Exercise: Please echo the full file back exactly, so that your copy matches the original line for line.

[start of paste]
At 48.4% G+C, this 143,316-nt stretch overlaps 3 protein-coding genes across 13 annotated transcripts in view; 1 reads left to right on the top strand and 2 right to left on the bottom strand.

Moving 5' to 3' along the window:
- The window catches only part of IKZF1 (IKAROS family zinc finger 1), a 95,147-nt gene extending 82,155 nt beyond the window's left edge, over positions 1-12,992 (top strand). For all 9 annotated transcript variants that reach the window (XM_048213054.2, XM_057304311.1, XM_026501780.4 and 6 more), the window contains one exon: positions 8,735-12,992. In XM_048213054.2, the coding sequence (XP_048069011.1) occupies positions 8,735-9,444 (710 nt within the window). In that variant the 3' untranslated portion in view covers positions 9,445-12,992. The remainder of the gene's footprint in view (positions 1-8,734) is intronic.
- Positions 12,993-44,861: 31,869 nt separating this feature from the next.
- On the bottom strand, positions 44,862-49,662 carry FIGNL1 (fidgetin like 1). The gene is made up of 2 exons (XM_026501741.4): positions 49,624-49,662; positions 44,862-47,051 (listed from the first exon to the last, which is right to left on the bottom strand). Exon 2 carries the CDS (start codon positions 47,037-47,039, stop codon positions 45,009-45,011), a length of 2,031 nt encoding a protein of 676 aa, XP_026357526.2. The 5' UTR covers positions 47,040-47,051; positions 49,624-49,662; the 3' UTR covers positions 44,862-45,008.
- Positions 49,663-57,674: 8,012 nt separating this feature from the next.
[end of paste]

At 48.4% G+C, this 143,316-nt stretch overlaps 3 protein-coding genes across 13 annotated transcripts in view; 1 reads left to right on the top strand and 2 right to left on the bottom strand.

Moving 5' to 3' along the window:
- The window catches only part of IKZF1 (IKAROS family zinc finger 1), a 95,147-nt gene extending 82,155 nt beyond the window's left edge, over positions 1-12,992 (top strand). For all 9 annotated transcript variants that reach the window (XM_048213054.2, XM_057304311.1, XM_026501780.4 and 6 more), the window contains one exon: positions 8,735-12,992. In XM_048213054.2, the coding sequence (XP_048069011.1) occupies positions 8,735-9,444 (710 nt within the window). In that variant the 3' untranslated portion in view covers positions 9,445-12,992. The remainder of the gene's footprint in view (positions 1-8,734) is intronic.
- Positions 12,993-44,861: 31,869 nt separating this feature from the next.
- On the bottom strand, positions 44,862-49,662 carry FIGNL1 (fidgetin like 1). The gene is made up of 2 exons (XM_026501741.4): positions 49,624-49,662; positions 44,862-47,051 (listed from the first exon to the last, which is right to left on the bottom strand). Exon 2 carries the CDS (start codon positions 47,037-47,039, stop codon positions 45,009-45,011), a length of 2,031 nt encoding a protein of 676 aa, XP_026357526.2. The 5' UTR covers positions 47,040-47,051; positions 49,624-49,662; the 3' UTR covers positions 44,862-45,008.
- Positions 49,663-57,674: 8,012 nt separating this feature from the next.